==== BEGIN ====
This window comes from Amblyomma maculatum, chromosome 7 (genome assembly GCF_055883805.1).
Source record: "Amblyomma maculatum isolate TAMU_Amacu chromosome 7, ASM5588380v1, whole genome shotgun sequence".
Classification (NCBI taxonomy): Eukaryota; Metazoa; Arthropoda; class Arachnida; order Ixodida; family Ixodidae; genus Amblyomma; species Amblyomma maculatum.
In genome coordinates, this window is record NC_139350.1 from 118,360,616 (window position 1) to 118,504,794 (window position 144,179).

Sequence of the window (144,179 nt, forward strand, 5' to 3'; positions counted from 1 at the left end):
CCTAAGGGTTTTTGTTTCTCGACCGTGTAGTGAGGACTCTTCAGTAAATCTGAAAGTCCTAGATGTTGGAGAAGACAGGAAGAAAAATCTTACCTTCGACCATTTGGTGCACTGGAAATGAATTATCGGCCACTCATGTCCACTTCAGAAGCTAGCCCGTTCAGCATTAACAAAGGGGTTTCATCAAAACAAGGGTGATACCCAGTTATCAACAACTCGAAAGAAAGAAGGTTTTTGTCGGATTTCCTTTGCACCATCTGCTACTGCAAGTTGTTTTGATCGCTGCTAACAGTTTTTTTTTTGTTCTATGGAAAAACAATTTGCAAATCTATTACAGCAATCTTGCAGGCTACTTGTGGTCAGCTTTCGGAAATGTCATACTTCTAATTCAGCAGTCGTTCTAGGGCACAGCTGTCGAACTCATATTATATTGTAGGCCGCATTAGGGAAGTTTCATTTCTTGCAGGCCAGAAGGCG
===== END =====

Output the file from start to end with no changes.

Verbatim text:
This window comes from Amblyomma maculatum, chromosome 7 (genome assembly GCF_055883805.1).
Source record: "Amblyomma maculatum isolate TAMU_Amacu chromosome 7, ASM5588380v1, whole genome shotgun sequence".
Classification (NCBI taxonomy): Eukaryota; Metazoa; Arthropoda; class Arachnida; order Ixodida; family Ixodidae; genus Amblyomma; species Amblyomma maculatum.
In genome coordinates, this window is record NC_139350.1 from 118,360,616 (window position 1) to 118,504,794 (window position 144,179).

Sequence of the window (144,179 nt, forward strand, 5' to 3'; positions counted from 1 at the left end):
CCTAAGGGTTTTTGTTTCTCGACCGTGTAGTGAGGACTCTTCAGTAAATCTGAAAGTCCTAGATGTTGGAGAAGACAGGAAGAAAAATCTTACCTTCGACCATTTGGTGCACTGGAAATGAATTATCGGCCACTCATGTCCACTTCAGAAGCTAGCCCGTTCAGCATTAACAAAGGGGTTTCATCAAAACAAGGGTGATACCCAGTTATCAACAACTCGAAAGAAAGAAGGTTTTTGTCGGATTTCCTTTGCACCATCTGCTACTGCAAGTTGTTTTGATCGCTGCTAACAGTTTTTTTTTTGTTCTATGGAAAAACAATTTGCAAATCTATTACAGCAATCTTGCAGGCTACTTGTGGTCAGCTTTCGGAAATGTCATACTTCTAATTCAGCAGTCGTTCTAGGGCACAGCTGTCGAACTCATATTATATTGTAGGCCGCATTAGGGAAGTTTCATTTCTTGCAGGCCAGAAGGCG